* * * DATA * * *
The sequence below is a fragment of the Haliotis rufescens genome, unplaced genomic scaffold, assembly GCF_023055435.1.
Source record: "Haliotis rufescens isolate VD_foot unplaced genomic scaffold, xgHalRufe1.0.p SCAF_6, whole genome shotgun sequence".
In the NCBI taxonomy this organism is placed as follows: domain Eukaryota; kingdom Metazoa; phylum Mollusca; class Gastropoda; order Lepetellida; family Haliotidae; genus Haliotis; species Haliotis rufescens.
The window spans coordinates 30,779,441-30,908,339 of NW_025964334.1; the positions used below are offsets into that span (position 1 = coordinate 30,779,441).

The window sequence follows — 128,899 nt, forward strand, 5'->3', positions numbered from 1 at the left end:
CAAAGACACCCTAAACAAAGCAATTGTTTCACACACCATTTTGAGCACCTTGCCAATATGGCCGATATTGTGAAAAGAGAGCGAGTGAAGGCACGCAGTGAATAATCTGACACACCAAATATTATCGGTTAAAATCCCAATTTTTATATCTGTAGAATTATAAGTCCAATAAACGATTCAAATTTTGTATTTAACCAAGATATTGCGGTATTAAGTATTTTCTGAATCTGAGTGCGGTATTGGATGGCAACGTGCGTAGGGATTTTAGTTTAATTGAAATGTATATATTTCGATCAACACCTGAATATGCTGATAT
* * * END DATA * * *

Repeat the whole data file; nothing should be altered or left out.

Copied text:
The sequence below is a fragment of the Haliotis rufescens genome, unplaced genomic scaffold, assembly GCF_023055435.1.
Source record: "Haliotis rufescens isolate VD_foot unplaced genomic scaffold, xgHalRufe1.0.p SCAF_6, whole genome shotgun sequence".
In the NCBI taxonomy this organism is placed as follows: domain Eukaryota; kingdom Metazoa; phylum Mollusca; class Gastropoda; order Lepetellida; family Haliotidae; genus Haliotis; species Haliotis rufescens.
The window spans coordinates 30,779,441-30,908,339 of NW_025964334.1; the positions used below are offsets into that span (position 1 = coordinate 30,779,441).

The window sequence follows — 128,899 nt, forward strand, 5'->3', positions numbered from 1 at the left end:
CAAAGACACCCTAAACAAAGCAATTGTTTCACACACCATTTTGAGCACCTTGCCAATATGGCCGATATTGTGAAAAGAGAGCGAGTGAAGGCACGCAGTGAATAATCTGACACACCAAATATTATCGGTTAAAATCCCAATTTTTATATCTGTAGAATTATAAGTCCAATAAACGATTCAAATTTTGTATTTAACCAAGATATTGCGGTATTAAGTATTTTCTGAATCTGAGTGCGGTATTGGATGGCAACGTGCGTAGGGATTTTAGTTTAATTGAAATGTATATATTTCGATCAACACCTGAATATGCTGATAT